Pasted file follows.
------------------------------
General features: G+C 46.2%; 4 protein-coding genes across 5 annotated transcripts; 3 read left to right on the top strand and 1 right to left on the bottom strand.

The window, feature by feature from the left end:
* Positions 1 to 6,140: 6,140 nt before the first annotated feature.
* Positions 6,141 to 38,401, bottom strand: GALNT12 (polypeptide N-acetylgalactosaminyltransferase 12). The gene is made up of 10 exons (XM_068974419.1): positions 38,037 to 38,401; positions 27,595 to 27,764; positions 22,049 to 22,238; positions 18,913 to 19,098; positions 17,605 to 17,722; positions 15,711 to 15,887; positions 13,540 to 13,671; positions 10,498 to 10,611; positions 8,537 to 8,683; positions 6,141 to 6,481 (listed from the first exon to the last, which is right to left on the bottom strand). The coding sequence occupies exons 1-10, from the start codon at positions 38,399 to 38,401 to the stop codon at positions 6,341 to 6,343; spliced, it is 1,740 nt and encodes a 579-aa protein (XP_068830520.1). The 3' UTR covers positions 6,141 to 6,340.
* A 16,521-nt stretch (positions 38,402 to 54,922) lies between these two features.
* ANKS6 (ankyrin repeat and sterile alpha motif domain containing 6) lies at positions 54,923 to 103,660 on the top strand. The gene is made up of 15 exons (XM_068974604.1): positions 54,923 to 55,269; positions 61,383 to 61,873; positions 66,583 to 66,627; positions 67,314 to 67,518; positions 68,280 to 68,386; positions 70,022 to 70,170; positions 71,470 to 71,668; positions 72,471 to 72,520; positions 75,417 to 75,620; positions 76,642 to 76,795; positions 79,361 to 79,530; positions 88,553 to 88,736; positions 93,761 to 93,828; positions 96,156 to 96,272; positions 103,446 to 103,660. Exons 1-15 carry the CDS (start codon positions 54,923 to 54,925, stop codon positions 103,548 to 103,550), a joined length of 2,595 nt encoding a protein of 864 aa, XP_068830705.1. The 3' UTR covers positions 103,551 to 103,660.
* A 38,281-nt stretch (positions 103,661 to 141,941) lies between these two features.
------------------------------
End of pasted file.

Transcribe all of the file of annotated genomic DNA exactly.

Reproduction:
General features: G+C 46.2%; 4 protein-coding genes across 5 annotated transcripts; 3 read left to right on the top strand and 1 right to left on the bottom strand.

The window, feature by feature from the left end:
* Positions 1 to 6,140: 6,140 nt before the first annotated feature.
* Positions 6,141 to 38,401, bottom strand: GALNT12 (polypeptide N-acetylgalactosaminyltransferase 12). The gene is made up of 10 exons (XM_068974419.1): positions 38,037 to 38,401; positions 27,595 to 27,764; positions 22,049 to 22,238; positions 18,913 to 19,098; positions 17,605 to 17,722; positions 15,711 to 15,887; positions 13,540 to 13,671; positions 10,498 to 10,611; positions 8,537 to 8,683; positions 6,141 to 6,481 (listed from the first exon to the last, which is right to left on the bottom strand). The coding sequence occupies exons 1-10, from the start codon at positions 38,399 to 38,401 to the stop codon at positions 6,341 to 6,343; spliced, it is 1,740 nt and encodes a 579-aa protein (XP_068830520.1). The 3' UTR covers positions 6,141 to 6,340.
* A 16,521-nt stretch (positions 38,402 to 54,922) lies between these two features.
* ANKS6 (ankyrin repeat and sterile alpha motif domain containing 6) lies at positions 54,923 to 103,660 on the top strand. The gene is made up of 15 exons (XM_068974604.1): positions 54,923 to 55,269; positions 61,383 to 61,873; positions 66,583 to 66,627; positions 67,314 to 67,518; positions 68,280 to 68,386; positions 70,022 to 70,170; positions 71,470 to 71,668; positions 72,471 to 72,520; positions 75,417 to 75,620; positions 76,642 to 76,795; positions 79,361 to 79,530; positions 88,553 to 88,736; positions 93,761 to 93,828; positions 96,156 to 96,272; positions 103,446 to 103,660. Exons 1-15 carry the CDS (start codon positions 54,923 to 54,925, stop codon positions 103,548 to 103,550), a joined length of 2,595 nt encoding a protein of 864 aa, XP_068830705.1. The 3' UTR covers positions 103,551 to 103,660.
* A 38,281-nt stretch (positions 103,661 to 141,941) lies between these two features.